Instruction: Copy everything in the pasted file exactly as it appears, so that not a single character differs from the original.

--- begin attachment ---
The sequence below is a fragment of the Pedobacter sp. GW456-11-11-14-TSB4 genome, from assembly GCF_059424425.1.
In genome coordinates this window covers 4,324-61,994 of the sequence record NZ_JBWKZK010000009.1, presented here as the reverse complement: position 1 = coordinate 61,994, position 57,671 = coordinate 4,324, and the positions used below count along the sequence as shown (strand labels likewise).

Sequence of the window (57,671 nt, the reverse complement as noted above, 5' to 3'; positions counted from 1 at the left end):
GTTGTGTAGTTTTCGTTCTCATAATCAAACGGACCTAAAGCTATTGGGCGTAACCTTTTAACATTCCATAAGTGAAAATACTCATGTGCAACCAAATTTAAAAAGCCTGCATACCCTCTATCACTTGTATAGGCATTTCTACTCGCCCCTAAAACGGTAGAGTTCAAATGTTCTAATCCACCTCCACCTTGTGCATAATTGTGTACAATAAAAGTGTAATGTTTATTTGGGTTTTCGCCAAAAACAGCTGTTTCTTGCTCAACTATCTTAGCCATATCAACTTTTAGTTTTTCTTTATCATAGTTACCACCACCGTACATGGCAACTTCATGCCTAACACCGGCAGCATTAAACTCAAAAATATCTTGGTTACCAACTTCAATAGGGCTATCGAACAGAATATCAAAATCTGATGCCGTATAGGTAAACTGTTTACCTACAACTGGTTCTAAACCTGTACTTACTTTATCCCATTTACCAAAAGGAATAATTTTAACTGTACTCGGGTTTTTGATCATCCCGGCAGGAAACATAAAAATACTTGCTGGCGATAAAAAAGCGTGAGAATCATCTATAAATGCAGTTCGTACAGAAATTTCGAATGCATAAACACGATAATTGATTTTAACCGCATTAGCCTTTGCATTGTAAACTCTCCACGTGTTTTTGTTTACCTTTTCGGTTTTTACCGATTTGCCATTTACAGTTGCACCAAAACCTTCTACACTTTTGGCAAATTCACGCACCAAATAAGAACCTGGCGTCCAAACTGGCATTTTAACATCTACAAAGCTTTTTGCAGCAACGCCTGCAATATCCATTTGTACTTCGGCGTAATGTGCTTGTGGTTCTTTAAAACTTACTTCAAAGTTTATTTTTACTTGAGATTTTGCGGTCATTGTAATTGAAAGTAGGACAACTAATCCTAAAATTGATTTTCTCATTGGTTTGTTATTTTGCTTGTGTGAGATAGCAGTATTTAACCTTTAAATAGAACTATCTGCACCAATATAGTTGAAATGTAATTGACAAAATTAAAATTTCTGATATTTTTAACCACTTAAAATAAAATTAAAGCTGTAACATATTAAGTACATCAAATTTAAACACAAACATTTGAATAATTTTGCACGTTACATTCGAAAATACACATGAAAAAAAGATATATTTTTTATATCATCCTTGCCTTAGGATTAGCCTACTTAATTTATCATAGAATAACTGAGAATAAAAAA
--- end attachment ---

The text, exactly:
The sequence below is a fragment of the Pedobacter sp. GW456-11-11-14-TSB4 genome, from assembly GCF_059424425.1.
In genome coordinates this window covers 4,324-61,994 of the sequence record NZ_JBWKZK010000009.1, presented here as the reverse complement: position 1 = coordinate 61,994, position 57,671 = coordinate 4,324, and the positions used below count along the sequence as shown (strand labels likewise).

Sequence of the window (57,671 nt, the reverse complement as noted above, 5' to 3'; positions counted from 1 at the left end):
GTTGTGTAGTTTTCGTTCTCATAATCAAACGGACCTAAAGCTATTGGGCGTAACCTTTTAACATTCCATAAGTGAAAATACTCATGTGCAACCAAATTTAAAAAGCCTGCATACCCTCTATCACTTGTATAGGCATTTCTACTCGCCCCTAAAACGGTAGAGTTCAAATGTTCTAATCCACCTCCACCTTGTGCATAATTGTGTACAATAAAAGTGTAATGTTTATTTGGGTTTTCGCCAAAAACAGCTGTTTCTTGCTCAACTATCTTAGCCATATCAACTTTTAGTTTTTCTTTATCATAGTTACCACCACCGTACATGGCAACTTCATGCCTAACACCGGCAGCATTAAACTCAAAAATATCTTGGTTACCAACTTCAATAGGGCTATCGAACAGAATATCAAAATCTGATGCCGTATAGGTAAACTGTTTACCTACAACTGGTTCTAAACCTGTACTTACTTTATCCCATTTACCAAAAGGAATAATTTTAACTGTACTCGGGTTTTTGATCATCCCGGCAGGAAACATAAAAATACTTGCTGGCGATAAAAAAGCGTGAGAATCATCTATAAATGCAGTTCGTACAGAAATTTCGAATGCATAAACACGATAATTGATTTTAACCGCATTAGCCTTTGCATTGTAAACTCTCCACGTGTTTTTGTTTACCTTTTCGGTTTTTACCGATTTGCCATTTACAGTTGCACCAAAACCTTCTACACTTTTGGCAAATTCACGCACCAAATAAGAACCTGGCGTCCAAACTGGCATTTTAACATCTACAAAGCTTTTTGCAGCAACGCCTGCAATATCCATTTGTACTTCGGCGTAATGTGCTTGTGGTTCTTTAAAACTTACTTCAAAGTTTATTTTTACTTGAGATTTTGCGGTCATTGTAATTGAAAGTAGGACAACTAATCCTAAAATTGATTTTCTCATTGGTTTGTTATTTTGCTTGTGTGAGATAGCAGTATTTAACCTTTAAATAGAACTATCTGCACCAATATAGTTGAAATGTAATTGACAAAATTAAAATTTCTGATATTTTTAACCACTTAAAATAAAATTAAAGCTGTAACATATTAAGTACATCAAATTTAAACACAAACATTTGAATAATTTTGCACGTTACATTCGAAAATACACATGAAAAAAAGATATATTTTTTATATCATCCTTGCCTTAGGATTAGCCTACTTAATTTATCATAGAATAACTGAGAATAAAAAA